‘The Future We Deserve’: This Florida Gen Z Candidate Thinks He Can Chart a New Path For the Youth

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ORLANDO — Tucked in a small strip of offices downtown, Maxwell Frost’s campaign headquarters shows all the frenzied signs of a primary Election Day rapidly approaching: marathon days with barely enough time to order takeout or run to the bathroom. Campaign flyers scattered on tables and shelves all throughout the office. A non-stop flow of calls to donors. Krispy Kreme donuts in the kitchen and an ironing board set up in the corner of a conference room.

Here, in one room crammed with a couple dozen volunteers and campaign staffers, there’s a sense of both expectation and urgency. Maybe it’s the presence of two House Democrats who’ve flown in to drum up excitement now that early voting has begun. Maybe it’s the $1.5 million in donations Frost has racked up — far outpacing his more seasoned opponents in a race for Rep. Val Demings’s open seat. And maybe it’s Frost himself.

At first glance, Frost looks like any other Gen Zer, zipping around the office, short curly ‘fro, khaki pants, multi-color sneakers and a black quarter-zip sweatshirt, occasionally dropping TikTok references into conversations. Then he slips into a blue plaid suit with tan leather shoes (the better to greet the Washington delegation) and smiles the casual, confident smile of someone who’s both well-versed in energizing a crowd — and unfazed by all the attention.

It’s obvious he doesn’t fit the typical mold for a candidate for Congress — and he’s owning it. For starters, there’s his age, 25, the minimum to serve in the House. He’s Afro-Cuban in a state — and country — where a politician who is both Black and Latino is exceedingly rare. He hasn’t finished college, instead prioritizing his work in community organizing (abortion rights; gun control). He’s never held office. And he doesn’t come from wealth: When he’s not campaigning, he’s behind the wheel of his Kia Soul, clocking in hours for Uber to make ends meet. (His car is currently in the shop, which means he’s got even more time to devote to campaigning for Tuesday’s primary.)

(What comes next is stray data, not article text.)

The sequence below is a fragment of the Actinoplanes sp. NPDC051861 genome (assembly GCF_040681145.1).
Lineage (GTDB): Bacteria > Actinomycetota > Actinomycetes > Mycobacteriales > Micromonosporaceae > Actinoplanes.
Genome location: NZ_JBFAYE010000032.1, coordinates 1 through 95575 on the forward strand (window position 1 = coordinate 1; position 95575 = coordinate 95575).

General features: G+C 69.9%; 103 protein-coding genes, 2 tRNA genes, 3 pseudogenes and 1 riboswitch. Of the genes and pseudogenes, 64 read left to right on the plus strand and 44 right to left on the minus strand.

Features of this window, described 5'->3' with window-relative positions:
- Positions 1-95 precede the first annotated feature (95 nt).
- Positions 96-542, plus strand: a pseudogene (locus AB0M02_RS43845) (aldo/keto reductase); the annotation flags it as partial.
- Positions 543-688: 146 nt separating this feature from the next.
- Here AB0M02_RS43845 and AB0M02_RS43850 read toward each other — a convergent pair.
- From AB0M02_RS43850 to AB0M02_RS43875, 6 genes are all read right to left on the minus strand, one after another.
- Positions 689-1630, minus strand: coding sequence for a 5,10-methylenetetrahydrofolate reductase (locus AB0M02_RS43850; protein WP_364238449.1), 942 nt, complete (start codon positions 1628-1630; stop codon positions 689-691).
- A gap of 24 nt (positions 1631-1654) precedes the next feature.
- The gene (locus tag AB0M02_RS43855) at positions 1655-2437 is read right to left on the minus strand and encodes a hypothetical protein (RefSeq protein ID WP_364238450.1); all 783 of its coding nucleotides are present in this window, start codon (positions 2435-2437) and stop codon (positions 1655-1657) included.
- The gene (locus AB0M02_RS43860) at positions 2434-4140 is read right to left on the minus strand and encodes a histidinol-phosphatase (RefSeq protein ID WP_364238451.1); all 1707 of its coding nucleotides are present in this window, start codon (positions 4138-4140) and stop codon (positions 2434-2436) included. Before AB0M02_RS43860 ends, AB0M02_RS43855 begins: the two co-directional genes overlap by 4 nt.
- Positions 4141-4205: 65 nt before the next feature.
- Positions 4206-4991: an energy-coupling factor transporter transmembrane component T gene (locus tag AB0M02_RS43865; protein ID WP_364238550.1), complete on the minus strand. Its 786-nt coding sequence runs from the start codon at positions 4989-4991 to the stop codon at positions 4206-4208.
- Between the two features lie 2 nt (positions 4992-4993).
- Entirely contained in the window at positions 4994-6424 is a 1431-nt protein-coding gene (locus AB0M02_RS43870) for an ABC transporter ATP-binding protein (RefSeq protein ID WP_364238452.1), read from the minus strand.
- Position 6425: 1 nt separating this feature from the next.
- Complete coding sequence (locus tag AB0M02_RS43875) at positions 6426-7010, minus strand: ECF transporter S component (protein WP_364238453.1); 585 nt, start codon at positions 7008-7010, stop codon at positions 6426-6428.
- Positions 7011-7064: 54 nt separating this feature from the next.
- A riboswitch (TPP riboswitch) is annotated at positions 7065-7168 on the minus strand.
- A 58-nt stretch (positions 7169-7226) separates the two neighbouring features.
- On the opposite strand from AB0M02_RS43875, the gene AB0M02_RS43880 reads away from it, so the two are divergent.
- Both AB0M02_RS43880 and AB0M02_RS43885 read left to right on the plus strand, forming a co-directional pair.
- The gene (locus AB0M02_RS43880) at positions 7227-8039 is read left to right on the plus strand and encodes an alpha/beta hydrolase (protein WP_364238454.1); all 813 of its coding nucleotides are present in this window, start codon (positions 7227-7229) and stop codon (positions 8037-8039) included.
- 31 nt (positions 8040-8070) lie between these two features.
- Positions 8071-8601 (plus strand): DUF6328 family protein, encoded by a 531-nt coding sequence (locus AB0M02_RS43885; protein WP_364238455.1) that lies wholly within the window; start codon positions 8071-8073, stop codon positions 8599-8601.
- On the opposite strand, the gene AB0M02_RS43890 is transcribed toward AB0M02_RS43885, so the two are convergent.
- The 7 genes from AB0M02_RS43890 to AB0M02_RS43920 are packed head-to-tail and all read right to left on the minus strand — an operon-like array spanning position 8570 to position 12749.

“It’s not just one politician that’s going to save us all. It’s not just one leader,” Frost tells the packed room. “It’s how we’re going to change Florida. And when I say ‘changing Florida,’ it’s not just flipping it red to blue… It’s about creating a society where we say, ‘Your success is my success and my success is your success.’”

“That’s right!” someone shouts as the room erupts with applause.

One of the lawmakers, Democratic Rep. David Cicilline of Rhode Island, stands back, taking it all in. He made the trek from D.C. with Rep. Mark Takano of California to support the young upstart. This is, he says, by far the biggest gathering of folks he’s seen in any campaign headquarters this year.

“That’s a good sign.”

It’s clear the lawmakers, volunteers and staffers gathered here have all bought into Frost’s vision — and they’re committed to ensuring he wins the primary on Tuesday in this deep blue district, which would all but guarantee his path to becoming the first Gen Z and the only Afro-Cuban in Congress.

And polling indicates that a win may be within reach. A new poll by progressive policy and polling group Data for Progress has Frost outperforming his Democratic primary opponents by double-digits, garnering 34 percent of the vote. State Sen. Randolph Bracy and former Rep. Alan Grayson, trail him with 18 percent and 14 percent of the vote, respectively.